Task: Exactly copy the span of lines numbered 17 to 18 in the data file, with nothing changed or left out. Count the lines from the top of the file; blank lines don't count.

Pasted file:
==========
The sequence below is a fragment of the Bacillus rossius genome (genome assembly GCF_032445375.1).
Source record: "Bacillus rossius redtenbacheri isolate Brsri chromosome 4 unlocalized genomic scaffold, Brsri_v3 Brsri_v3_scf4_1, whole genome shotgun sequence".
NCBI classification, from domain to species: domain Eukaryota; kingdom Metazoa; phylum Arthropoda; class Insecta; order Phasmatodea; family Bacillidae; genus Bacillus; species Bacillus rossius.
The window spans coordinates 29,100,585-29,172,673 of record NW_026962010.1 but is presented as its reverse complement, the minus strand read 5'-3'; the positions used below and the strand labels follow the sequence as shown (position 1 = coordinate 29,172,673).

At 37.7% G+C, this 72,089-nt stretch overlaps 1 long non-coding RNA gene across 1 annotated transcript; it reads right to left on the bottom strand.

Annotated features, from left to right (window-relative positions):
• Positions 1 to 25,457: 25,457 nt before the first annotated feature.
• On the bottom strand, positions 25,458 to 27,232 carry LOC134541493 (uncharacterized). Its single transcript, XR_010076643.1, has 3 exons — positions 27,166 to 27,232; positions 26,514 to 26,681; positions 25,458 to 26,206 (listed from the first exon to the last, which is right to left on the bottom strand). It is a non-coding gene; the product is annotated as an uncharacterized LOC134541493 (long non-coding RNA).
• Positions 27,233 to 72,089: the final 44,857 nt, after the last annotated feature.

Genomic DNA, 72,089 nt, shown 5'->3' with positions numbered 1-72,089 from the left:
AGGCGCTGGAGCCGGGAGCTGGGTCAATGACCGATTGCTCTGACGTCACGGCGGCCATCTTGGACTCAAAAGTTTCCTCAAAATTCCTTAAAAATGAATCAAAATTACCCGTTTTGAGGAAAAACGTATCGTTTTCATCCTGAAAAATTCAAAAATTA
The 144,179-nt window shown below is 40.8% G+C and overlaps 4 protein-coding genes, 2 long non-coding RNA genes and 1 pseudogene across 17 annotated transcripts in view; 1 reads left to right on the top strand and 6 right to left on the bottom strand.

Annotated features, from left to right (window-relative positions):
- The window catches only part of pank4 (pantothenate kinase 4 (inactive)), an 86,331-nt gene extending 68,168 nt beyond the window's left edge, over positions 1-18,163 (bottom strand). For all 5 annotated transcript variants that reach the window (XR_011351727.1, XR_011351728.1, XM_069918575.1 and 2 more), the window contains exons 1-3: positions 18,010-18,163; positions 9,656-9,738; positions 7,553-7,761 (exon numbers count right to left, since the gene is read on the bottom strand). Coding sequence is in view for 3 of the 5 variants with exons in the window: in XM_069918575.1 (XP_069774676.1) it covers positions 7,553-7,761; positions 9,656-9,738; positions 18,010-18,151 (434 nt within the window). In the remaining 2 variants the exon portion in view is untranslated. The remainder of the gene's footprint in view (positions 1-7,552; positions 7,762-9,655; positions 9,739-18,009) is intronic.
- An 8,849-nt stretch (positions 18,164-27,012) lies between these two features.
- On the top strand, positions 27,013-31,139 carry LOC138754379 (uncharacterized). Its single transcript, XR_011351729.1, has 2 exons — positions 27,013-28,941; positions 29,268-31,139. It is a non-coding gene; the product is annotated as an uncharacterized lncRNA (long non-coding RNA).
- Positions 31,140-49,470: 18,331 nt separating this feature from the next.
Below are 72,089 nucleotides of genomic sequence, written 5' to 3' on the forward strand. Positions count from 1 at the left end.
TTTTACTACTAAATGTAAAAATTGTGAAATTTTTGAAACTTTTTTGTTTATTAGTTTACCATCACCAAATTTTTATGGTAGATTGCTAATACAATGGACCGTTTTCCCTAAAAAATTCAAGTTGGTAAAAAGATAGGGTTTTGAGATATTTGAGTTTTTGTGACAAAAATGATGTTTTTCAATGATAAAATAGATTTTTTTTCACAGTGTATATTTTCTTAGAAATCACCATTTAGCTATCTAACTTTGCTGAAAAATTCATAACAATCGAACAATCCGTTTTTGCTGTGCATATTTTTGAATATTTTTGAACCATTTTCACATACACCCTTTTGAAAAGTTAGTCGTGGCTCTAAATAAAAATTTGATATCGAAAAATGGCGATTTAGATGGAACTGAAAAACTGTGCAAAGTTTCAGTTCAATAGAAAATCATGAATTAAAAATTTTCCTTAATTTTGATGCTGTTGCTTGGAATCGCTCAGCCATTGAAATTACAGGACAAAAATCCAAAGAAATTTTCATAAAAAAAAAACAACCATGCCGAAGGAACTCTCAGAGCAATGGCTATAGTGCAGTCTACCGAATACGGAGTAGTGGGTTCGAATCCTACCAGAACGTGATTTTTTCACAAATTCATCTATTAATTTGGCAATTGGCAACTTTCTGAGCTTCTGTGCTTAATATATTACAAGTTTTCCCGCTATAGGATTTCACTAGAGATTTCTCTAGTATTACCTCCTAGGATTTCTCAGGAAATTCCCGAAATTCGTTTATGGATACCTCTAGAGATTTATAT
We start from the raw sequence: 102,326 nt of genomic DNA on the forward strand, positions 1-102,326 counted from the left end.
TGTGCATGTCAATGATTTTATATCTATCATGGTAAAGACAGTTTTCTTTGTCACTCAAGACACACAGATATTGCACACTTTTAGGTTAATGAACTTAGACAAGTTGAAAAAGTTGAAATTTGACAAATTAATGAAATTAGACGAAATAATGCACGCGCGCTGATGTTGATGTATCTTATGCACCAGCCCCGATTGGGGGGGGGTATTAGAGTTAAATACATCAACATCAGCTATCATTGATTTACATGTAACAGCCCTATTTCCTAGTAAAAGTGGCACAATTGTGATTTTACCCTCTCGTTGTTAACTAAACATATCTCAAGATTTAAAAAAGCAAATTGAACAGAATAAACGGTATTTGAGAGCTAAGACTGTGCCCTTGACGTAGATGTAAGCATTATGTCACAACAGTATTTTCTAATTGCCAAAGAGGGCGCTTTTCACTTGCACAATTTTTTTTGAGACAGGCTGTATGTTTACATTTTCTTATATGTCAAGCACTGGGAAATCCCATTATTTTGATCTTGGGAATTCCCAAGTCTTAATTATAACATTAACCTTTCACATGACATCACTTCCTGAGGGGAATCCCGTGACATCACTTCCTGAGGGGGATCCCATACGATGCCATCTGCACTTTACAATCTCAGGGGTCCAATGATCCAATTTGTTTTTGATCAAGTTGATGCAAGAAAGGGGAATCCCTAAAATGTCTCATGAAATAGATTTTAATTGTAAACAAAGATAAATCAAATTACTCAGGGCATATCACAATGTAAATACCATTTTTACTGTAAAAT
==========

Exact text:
- Positions 31,140-49,470: 18,331 nt separating this feature from the next.
Below are 72,089 nucleotides of genomic sequence, written 5' to 3' on the forward strand. Positions count from 1 at the left end.